UCI president Pat McQuaid heavily criticised the Paris-Nice organiser ASO in an open letter to the French newspaper Le Monde Friday, on the same day his organisation announced that it will open disciplinary proceedings against the French Cycling Federation (FFC) and its president, Jean Pitallier, over its agreement to sanction the upcoming Paris-Nice. In a statement, the organisation criticised the FFC and Pitallier for betraying "their obligations of loyalty towards the UCI and the entire cycling community".
The UCI also called for the resignation of AIGCP president Eric Boyer, and included the Frenchman in the disciplinary proceedings because he "encouraged members of the AIGCP to contravene the UCI rules by asking them to take part in Paris-Nice when the event is not on the UCI calendar, which means that member teams of the AIGCP are not entitled to take part in the race."
In the letter to Le Monde, McQuaid warned against the precedent set by the ASO's move to run Paris-Nice outside the aegis of the UCI. "ASO is resorting to blackmail by using the Tour, which teams feel obliged to take part in from a financial point of view, and forcing them to choose between their short-term interests (participating illegally in the Paris-Nice in order not to risk being excluded from the Tour) and respect for an institution which guarantees the long-term health of their sport."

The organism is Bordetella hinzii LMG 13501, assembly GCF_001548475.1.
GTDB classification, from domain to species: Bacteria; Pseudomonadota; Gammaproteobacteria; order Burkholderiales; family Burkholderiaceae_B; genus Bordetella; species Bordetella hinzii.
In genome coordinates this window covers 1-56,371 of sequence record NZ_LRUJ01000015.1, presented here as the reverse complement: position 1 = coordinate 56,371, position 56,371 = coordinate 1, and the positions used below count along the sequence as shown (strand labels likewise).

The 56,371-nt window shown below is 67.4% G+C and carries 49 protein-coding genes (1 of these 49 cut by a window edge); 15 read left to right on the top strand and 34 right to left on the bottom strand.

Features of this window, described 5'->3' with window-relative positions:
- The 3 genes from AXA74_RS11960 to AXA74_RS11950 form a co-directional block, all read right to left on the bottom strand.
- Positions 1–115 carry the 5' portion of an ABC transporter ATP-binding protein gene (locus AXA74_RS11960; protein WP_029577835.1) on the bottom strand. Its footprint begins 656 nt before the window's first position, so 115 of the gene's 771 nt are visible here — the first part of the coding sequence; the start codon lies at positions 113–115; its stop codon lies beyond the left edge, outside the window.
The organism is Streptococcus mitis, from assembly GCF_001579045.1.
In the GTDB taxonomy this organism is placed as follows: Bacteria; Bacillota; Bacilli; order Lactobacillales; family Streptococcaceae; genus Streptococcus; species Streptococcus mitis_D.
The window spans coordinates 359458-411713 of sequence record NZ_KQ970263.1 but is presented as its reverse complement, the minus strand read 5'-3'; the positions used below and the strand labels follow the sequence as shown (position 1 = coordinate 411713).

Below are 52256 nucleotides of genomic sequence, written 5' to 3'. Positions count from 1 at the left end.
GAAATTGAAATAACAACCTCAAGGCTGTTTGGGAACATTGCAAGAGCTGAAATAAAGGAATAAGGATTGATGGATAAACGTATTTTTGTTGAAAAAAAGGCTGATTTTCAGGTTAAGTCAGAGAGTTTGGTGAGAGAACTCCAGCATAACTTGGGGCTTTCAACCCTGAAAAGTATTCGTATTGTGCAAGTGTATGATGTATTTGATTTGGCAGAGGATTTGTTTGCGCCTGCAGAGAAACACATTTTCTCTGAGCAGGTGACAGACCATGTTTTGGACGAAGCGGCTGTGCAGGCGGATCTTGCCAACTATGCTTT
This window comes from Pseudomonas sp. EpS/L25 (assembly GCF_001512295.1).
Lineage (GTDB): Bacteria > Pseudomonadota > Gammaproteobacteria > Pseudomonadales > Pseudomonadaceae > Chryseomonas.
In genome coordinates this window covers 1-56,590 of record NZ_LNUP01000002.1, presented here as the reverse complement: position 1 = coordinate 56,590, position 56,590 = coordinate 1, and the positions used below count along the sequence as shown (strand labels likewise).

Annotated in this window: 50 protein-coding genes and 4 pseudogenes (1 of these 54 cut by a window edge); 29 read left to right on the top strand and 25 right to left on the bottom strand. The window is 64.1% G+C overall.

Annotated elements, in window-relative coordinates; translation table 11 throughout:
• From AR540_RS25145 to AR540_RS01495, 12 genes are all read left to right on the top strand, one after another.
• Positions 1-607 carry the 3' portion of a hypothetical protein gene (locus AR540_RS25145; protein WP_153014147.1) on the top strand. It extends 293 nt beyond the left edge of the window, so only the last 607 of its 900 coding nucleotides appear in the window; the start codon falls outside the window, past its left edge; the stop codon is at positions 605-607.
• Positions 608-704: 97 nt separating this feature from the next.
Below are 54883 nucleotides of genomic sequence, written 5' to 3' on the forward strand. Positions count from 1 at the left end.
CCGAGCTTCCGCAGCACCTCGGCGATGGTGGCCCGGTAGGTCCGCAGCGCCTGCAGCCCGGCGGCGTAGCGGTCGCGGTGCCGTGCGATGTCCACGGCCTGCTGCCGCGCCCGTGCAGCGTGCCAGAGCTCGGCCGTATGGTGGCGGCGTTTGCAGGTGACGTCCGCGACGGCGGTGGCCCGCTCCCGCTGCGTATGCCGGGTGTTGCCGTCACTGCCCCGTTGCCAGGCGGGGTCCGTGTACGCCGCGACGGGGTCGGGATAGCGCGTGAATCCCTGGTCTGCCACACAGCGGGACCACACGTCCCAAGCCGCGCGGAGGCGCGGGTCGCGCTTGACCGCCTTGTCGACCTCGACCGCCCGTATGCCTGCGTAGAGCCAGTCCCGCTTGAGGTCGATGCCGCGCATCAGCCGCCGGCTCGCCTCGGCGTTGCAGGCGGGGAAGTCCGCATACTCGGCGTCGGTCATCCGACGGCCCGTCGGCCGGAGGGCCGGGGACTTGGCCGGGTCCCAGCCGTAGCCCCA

He called the ASO's move "an act of sabotage" against his organisation, reiterating the threat of punishment for riders, teams and the French Federation, and claimed that the ASO's move threatens the "effectiveness of the anti-doping campaign." McQuaid went on to place the blame squarely on the ASO, writing, "the UCI cannot afford not to take these measures, however painful they may be. If anyone here bears a heavy responsibility, it is the directors of ASO."